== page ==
Edema and swelling
Disruption or penetration of skin or soft tissues by bone fragments, or bleeding into surrounding tissues
Unchecked bleeding and swelling in closed space can occlude blood vessels and damage nerves (e.g., increased risk of compartment syndrome).
Pain and Tenderness
Muscle spasm due to involuntary reflex action of muscle, direct tissue trauma, increased pressure on nerves, movement of fracture fragments.
Pain and tenderness encourage the patient to splint muscle around fracture and reduce motion of injured area.
Irritation of tissues and protective response to injury and fracture.
Muscle spasms may displace nondisplaced fracture or prevent it from reducing spontaneously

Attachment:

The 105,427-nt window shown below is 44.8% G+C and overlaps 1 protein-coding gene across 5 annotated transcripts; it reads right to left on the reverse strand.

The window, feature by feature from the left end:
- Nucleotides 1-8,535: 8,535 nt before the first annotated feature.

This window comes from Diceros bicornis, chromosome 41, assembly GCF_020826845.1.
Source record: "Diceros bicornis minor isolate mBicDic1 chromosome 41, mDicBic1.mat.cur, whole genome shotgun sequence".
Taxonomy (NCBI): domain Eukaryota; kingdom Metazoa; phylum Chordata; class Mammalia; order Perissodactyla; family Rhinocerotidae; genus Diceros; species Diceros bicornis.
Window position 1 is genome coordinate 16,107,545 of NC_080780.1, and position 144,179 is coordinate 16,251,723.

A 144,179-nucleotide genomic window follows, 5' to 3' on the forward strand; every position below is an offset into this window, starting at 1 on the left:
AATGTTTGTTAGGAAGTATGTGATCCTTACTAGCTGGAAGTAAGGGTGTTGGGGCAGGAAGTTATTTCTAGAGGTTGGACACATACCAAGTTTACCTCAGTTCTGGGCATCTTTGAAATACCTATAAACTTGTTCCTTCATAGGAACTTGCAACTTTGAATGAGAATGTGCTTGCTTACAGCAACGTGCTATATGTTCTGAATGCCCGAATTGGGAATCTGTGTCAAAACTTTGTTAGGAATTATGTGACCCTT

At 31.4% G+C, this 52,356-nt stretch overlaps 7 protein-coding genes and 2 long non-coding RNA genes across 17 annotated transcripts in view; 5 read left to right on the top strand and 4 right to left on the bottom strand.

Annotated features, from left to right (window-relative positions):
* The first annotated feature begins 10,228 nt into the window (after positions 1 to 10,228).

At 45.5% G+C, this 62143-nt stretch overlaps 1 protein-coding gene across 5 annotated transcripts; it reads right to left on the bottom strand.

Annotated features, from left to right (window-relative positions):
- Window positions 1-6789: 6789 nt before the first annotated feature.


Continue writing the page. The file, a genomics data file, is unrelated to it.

Abnormal position of extremity or part as result of original forces of injury and action of muscles pulling fragment into abnormal position. Seen as a loss of normal bony contours.
Deformity is cardinal sign of fracture. If uncorrected, it may result in problems with bony union and restoration of function of injured part.
Discoloration of skin (bruising) as a result of extravasation of blood in subcutaneous tissues.
Bruising may appear immediately after injury and may appear distal to injury. Reassure patient that process is normal and discoloration will eventually resolve.
Loss of Function
Disruption of bone or joint, preventing functional use of limb or part.
Fracture must be managed properly to ensure restoration of function to limb or part
Grating or crunching of bony fragments, producing palpable or audible crunching or popping sensation
Crepitation may increase chance for nonunion if bone ends are allowed to move excessively
Micromovement of fragments (postfracture) assists in osteogenesis (new bone growth).